Comanche War Trail

Marker Title: Comanche War Trail
City: Odessa
County: Ector
Year Marker Erected: 1964
Marker Location: (Access. Rd on Bus. IH 20, East of loop 338, near entrance to Sunset Memorial Gardens) Odessa
Marker Text: A Barred, Bristling flying wedge--the Comanches--Rode into 18th century Texas, driving the Wichitas and Caddoes East, the Apaches West, becoming lords of the south plains. Harassed the Spanish and Anglo-Americans along frontier from Corpus Christi on the Gulf up to the Red River. Wrote their name in blood clear down to Zacatecas, Mexico. Captured women, children and horses along their road of blood, tears and agony. Many roads converged into the great Comanche war trail, which passed about 20 miles southeast of this marker.

Site of The Dawson Saloon

Marker Title: Site of The Dawson Saloon
County: Ector
Year Marker Erected: 1967
Marker Location: 125 West 2nd St. (also US Hwy. 80), Odessa (in front of Bldg. facing North)
Marker Text: Frontier business of S.T. (TOL) and E.F. (LISH) Dawson, brothers. Lish Dawson, 1891-92 Sheriff of Ector County, had a barber chair in the Saloon, and helped tend bar. Liquor was in 40-gallon barrels. Ice for drinks was hauled from great lakes by Texas & Pacific Railroad. To avoid township restriction on liquor sales, Dawson moved saloon to the street; Tol was brought to trial for this. "White Ribboners"--Clubwomen opposed saloons. In the face Lish Dawson lost his office, and the business was closed.

Ector County

Marker Title: Ector County
City: Odessa
County: Ector
Year Marker Erected: 1936
Marker Location: (Bus. IH20, East of loop 338 near entrance to Sunset Memorial Gardens) Odessa.
Marker Text: Created February 26, 1887 from Tom Green County organized January 15, 1891, named in honor of Matthew Duncan Ector 1822-1879. Member of the Texas legislature a confederate officer and outstanding jurist Odessa, The County Seat.

Ector County Courthouse

Marker Title: Ector County Courthouse
City: Odessa
County: Ector
Year Marker Erected: 1964
Marker Location: 3rd & Grant on Courthouse Square near West entrance of Courtouse facing, Grant Ave.
Marker Text: Seat of justice for Ector, created out of Tom Green County in 1887 and organized in 1891. The 1891 courthouse was frame, the remodelled town sanitarium, moved to the present square. Its first floor had rooms for the sheriff, court clerks and Odessa school, while the county and district courtroom was upstairs. As the only public building in town, it provided space for dances. socials and church services. Picnics and baptizings were held at the windmill and tank on the northwest corner of the square. As townsite restriction banned the sale of liquor, Odessa was usually quiet. However, fights broke out when settlers rushed to the courthouse to file claims on public lands. In 1904 a 2-story red stone courthouse was built just east of the early one. On the lawn in 1906 the Christian church was organized. At that time Odessa ha 400 people and little hope for growth, because of drouths and their effects on cattle raising. After oil discoveries of 1926 stimulated Ector's development, a 3-story cement building was erected in 1938. The fourth structure was dedicated April 12, 1964, by governor John Connally.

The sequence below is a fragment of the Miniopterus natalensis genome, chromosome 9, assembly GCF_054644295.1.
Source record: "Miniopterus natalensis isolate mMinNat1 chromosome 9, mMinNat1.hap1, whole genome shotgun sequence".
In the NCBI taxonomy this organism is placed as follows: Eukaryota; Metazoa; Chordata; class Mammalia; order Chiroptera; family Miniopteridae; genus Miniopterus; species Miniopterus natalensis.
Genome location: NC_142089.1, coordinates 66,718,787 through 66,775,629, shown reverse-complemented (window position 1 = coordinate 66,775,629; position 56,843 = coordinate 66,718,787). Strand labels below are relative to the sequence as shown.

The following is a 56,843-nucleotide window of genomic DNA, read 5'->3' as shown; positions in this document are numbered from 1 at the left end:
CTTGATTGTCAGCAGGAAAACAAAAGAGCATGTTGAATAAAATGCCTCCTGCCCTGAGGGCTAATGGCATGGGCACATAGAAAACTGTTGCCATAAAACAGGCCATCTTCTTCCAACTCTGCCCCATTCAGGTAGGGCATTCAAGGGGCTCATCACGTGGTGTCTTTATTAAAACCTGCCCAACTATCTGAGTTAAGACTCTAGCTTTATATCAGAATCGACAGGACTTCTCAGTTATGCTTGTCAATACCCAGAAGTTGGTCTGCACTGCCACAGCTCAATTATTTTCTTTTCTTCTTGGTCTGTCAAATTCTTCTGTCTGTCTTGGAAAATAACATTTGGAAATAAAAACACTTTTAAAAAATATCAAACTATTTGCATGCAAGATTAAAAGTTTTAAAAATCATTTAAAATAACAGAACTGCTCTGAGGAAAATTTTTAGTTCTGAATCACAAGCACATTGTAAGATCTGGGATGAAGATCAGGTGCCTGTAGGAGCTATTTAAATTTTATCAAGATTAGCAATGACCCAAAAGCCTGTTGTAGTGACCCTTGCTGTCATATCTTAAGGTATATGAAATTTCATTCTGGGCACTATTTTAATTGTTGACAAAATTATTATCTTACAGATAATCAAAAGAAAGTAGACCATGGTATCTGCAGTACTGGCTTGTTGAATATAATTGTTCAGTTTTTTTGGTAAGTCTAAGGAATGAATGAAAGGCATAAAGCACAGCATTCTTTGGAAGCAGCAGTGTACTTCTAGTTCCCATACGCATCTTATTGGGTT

Ector County Discovery Well

Marker Title: Ector County Discovery Well
County: Ector
Year Marker Erected: 1967
Marker Location: From Penwell, take US 80 about 2.5 mile West.
Marker Text: The discovery of Oil in Ector County December 28, 1926, marked the beginning of a new economic era for this region. The first Well, " J.S. Cosden No.1-A W.E. Connell ", was named for the driller and owner of land. Its meager initial output of 38 barrels per day did not cause much excitement, but experts insisted that vast oil deposits lay under area (permian basin). In 1929, Robert Penn's Gusher catapulted Odessa to boom-town fame. Oil has sustained the area economy since then, although the discovery Well was pugged and abandoned in 1940. Recorded Texas Historic Landmark - 1967.

Ector County Land Rush

Marker Title: Ector County Land Rush
City: Odessa
County: Ector
Year Marker Erected: 1965
Marker Location: Courthouse Square, 3rd St. Grant, Odessa.